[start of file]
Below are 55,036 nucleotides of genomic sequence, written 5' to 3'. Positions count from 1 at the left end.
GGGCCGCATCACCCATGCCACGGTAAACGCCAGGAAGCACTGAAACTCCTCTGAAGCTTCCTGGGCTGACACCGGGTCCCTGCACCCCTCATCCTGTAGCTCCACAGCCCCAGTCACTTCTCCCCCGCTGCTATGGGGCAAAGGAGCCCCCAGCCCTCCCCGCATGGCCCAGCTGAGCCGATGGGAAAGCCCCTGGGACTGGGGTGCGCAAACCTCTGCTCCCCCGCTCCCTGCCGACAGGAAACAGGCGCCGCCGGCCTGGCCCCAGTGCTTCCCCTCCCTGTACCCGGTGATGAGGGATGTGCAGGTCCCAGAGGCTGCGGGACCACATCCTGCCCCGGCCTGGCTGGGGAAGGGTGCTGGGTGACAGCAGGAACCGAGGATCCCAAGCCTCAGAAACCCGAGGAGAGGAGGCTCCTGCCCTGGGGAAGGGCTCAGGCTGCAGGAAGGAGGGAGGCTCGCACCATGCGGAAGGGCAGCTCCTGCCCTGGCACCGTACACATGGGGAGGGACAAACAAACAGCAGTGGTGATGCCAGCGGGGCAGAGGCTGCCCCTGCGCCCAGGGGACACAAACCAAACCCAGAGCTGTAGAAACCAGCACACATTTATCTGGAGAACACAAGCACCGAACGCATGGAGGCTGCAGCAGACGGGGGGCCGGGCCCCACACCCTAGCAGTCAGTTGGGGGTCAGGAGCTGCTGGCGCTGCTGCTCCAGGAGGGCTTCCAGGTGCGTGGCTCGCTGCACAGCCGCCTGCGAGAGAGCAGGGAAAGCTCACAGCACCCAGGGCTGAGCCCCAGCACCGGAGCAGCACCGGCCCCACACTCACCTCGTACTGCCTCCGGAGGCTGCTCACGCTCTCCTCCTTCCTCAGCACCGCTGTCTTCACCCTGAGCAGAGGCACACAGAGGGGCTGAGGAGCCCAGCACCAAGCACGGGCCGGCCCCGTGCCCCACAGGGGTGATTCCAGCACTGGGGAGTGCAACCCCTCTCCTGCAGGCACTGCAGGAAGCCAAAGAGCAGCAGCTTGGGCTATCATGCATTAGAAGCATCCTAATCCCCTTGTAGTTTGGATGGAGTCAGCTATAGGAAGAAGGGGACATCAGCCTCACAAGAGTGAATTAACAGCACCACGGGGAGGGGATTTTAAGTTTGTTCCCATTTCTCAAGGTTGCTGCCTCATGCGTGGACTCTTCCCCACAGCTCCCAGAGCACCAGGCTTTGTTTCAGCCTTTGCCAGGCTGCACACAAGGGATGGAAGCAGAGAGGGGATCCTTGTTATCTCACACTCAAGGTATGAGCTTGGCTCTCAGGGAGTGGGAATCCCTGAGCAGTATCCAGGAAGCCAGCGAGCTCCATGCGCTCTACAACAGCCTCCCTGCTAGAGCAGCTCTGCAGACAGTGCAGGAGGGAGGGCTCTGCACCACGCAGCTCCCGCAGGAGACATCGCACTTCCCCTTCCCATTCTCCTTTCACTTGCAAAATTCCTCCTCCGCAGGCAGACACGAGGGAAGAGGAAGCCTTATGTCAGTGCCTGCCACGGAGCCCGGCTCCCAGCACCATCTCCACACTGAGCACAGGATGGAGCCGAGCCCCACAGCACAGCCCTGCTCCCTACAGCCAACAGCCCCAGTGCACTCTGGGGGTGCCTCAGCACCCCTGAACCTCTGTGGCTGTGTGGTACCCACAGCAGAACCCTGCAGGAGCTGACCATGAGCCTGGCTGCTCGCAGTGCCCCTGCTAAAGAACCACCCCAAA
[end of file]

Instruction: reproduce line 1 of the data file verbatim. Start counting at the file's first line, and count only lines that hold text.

Below are 55,036 nucleotides of genomic sequence, written 5' to 3'. Positions count from 1 at the left end.